The senior waste official in Wales says he believes that proposal from the European Commission for 70% recycling rates is achievable in his nation.
Dr Andy Rees, head of waste strategy for the Welsh Government, was giving evidence to the Environment, Food and Rural Affairs (Efra) Committee.
Despite being asked several times on whether the UK as a whole would be able to meet the 2030 targets, or indeed the 2020 ones, Rees stressed that as a civil servant in Wales he could not comment on the situation outside the country.
He said that Wales was already achieving 52% recycling rates, which exceeds the 2020 target, thanks to additional funding for local authorities to tackle waste.
Rees said that local authorities get £70 a year more than in England to deal with waste issues, and that money was ring-fenced to be spent only on waste and recycling.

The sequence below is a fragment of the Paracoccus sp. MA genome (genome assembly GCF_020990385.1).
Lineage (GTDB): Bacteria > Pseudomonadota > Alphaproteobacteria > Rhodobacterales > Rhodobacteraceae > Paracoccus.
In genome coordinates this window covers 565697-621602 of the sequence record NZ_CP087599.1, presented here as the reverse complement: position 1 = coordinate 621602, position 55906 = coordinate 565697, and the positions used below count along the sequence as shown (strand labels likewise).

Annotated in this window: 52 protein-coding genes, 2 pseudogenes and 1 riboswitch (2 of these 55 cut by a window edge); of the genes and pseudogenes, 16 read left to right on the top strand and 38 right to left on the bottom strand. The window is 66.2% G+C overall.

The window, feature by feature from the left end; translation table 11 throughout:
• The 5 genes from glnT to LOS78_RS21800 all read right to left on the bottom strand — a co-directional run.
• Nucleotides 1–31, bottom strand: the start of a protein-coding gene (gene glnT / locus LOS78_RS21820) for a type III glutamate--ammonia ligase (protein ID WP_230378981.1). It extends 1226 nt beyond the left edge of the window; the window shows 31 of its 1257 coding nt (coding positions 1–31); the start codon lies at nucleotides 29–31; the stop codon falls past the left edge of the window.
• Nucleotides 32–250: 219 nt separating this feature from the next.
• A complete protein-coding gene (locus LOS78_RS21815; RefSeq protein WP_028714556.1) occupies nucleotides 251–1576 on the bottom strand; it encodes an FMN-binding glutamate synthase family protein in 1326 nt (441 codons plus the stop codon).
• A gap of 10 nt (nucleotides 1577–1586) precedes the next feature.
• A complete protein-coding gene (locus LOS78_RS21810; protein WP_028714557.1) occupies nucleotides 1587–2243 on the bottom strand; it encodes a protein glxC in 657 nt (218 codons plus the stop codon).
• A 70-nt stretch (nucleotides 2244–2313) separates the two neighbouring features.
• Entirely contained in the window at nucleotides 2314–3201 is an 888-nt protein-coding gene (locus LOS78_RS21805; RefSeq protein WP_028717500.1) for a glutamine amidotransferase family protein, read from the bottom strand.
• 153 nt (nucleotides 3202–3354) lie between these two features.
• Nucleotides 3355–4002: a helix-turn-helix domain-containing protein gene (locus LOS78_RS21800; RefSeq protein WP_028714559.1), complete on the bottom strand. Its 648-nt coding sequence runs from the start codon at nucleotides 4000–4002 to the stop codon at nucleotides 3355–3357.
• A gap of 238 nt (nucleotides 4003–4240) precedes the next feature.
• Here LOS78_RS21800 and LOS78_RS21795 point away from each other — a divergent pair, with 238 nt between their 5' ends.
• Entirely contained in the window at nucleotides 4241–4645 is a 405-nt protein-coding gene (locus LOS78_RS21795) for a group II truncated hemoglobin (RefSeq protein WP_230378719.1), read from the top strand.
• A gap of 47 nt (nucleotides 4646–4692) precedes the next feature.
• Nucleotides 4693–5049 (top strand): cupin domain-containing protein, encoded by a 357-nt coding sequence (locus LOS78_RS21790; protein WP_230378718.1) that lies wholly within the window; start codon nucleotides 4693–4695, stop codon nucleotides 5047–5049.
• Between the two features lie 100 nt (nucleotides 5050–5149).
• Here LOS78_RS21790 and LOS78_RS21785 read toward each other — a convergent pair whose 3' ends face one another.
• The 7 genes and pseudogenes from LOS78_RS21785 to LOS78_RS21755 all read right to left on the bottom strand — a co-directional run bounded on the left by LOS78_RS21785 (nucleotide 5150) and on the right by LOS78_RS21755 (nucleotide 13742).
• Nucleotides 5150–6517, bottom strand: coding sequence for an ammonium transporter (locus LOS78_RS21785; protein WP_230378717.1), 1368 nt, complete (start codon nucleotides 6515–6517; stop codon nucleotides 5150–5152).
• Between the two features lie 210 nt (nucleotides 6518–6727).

A separate collection service for food waste also helped drive up the Welsh rate: “Ninety-six per cent of households in Wales have a separate collection for food waste. It really made the difference and has added between five and six points to the rate.”
Asked whether Wales used a ‘carrot or stick’ method to encourage householders, Rees explained that targeted communications via leafleting, newspapers and social media (see above) had worked and that negated the need for the ‘stick’ approach.